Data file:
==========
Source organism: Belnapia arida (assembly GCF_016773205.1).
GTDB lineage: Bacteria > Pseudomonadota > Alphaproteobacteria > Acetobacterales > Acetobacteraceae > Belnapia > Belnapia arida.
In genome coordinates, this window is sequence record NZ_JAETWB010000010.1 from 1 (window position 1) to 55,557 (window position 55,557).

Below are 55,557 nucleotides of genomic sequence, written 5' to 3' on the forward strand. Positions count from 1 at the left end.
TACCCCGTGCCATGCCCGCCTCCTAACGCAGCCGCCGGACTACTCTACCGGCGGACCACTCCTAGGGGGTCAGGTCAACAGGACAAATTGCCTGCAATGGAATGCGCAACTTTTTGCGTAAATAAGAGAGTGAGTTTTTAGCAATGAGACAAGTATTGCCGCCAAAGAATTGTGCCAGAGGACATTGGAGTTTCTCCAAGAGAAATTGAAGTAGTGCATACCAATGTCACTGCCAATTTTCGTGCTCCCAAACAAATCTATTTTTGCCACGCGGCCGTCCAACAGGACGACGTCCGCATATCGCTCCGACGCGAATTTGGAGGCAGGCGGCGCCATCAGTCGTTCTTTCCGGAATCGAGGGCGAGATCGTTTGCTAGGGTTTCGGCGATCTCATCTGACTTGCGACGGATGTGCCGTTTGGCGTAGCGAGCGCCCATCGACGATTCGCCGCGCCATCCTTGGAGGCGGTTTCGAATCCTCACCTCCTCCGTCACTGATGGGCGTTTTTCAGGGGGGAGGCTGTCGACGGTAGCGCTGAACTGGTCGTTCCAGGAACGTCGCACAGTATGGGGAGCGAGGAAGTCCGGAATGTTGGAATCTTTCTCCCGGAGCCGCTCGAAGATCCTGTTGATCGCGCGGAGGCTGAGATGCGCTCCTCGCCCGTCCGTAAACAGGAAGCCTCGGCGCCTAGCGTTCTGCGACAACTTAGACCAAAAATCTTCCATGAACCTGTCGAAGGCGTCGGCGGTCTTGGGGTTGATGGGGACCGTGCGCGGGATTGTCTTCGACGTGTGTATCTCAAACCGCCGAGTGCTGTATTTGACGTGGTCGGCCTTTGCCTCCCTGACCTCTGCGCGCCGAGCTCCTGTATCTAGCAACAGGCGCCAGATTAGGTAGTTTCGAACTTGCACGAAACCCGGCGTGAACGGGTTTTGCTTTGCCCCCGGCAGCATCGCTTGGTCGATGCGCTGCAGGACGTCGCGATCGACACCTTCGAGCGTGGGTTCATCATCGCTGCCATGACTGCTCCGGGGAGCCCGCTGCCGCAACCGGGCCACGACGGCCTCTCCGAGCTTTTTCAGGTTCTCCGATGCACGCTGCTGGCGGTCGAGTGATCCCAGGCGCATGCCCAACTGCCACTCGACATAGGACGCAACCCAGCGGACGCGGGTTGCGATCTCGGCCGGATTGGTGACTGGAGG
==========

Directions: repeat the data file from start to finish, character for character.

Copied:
Source organism: Belnapia arida (assembly GCF_016773205.1).
GTDB lineage: Bacteria > Pseudomonadota > Alphaproteobacteria > Acetobacterales > Acetobacteraceae > Belnapia > Belnapia arida.
In genome coordinates, this window is sequence record NZ_JAETWB010000010.1 from 1 (window position 1) to 55,557 (window position 55,557).

Below are 55,557 nucleotides of genomic sequence, written 5' to 3' on the forward strand. Positions count from 1 at the left end.
TACCCCGTGCCATGCCCGCCTCCTAACGCAGCCGCCGGACTACTCTACCGGCGGACCACTCCTAGGGGGTCAGGTCAACAGGACAAATTGCCTGCAATGGAATGCGCAACTTTTTGCGTAAATAAGAGAGTGAGTTTTTAGCAATGAGACAAGTATTGCCGCCAAAGAATTGTGCCAGAGGACATTGGAGTTTCTCCAAGAGAAATTGAAGTAGTGCATACCAATGTCACTGCCAATTTTCGTGCTCCCAAACAAATCTATTTTTGCCACGCGGCCGTCCAACAGGACGACGTCCGCATATCGCTCCGACGCGAATTTGGAGGCAGGCGGCGCCATCAGTCGTTCTTTCCGGAATCGAGGGCGAGATCGTTTGCTAGGGTTTCGGCGATCTCATCTGACTTGCGACGGATGTGCCGTTTGGCGTAGCGAGCGCCCATCGACGATTCGCCGCGCCATCCTTGGAGGCGGTTTCGAATCCTCACCTCCTCCGTCACTGATGGGCGTTTTTCAGGGGGGAGGCTGTCGACGGTAGCGCTGAACTGGTCGTTCCAGGAACGTCGCACAGTATGGGGAGCGAGGAAGTCCGGAATGTTGGAATCTTTCTCCCGGAGCCGCTCGAAGATCCTGTTGATCGCGCGGAGGCTGAGATGCGCTCCTCGCCCGTCCGTAAACAGGAAGCCTCGGCGCCTAGCGTTCTGCGACAACTTAGACCAAAAATCTTCCATGAACCTGTCGAAGGCGTCGGCGGTCTTGGGGTTGATGGGGACCGTGCGCGGGATTGTCTTCGACGTGTGTATCTCAAACCGCCGAGTGCTGTATTTGACGTGGTCGGCCTTTGCCTCCCTGACCTCTGCGCGCCGAGCTCCTGTATCTAGCAACAGGCGCCAGATTAGGTAGTTTCGAACTTGCACGAAACCCGGCGTGAACGGGTTTTGCTTTGCCCCCGGCAGCATCGCTTGGTCGATGCGCTGCAGGACGTCGCGATCGACACCTTCGAGCGTGGGTTCATCATCGCTGCCATGACTGCTCCGGGGAGCCCGCTGCCGCAACCGGGCCACGACGGCCTCTCCGAGCTTTTTCAGGTTCTCCGATGCACGCTGCTGGCGGTCGAGTGATCCCAGGCGCATGCCCAACTGCCACTCGACATAGGACGCAACCCAGCGGACGCGGGTTGCGATCTCGGCCGGATTGGTGACTGGAGG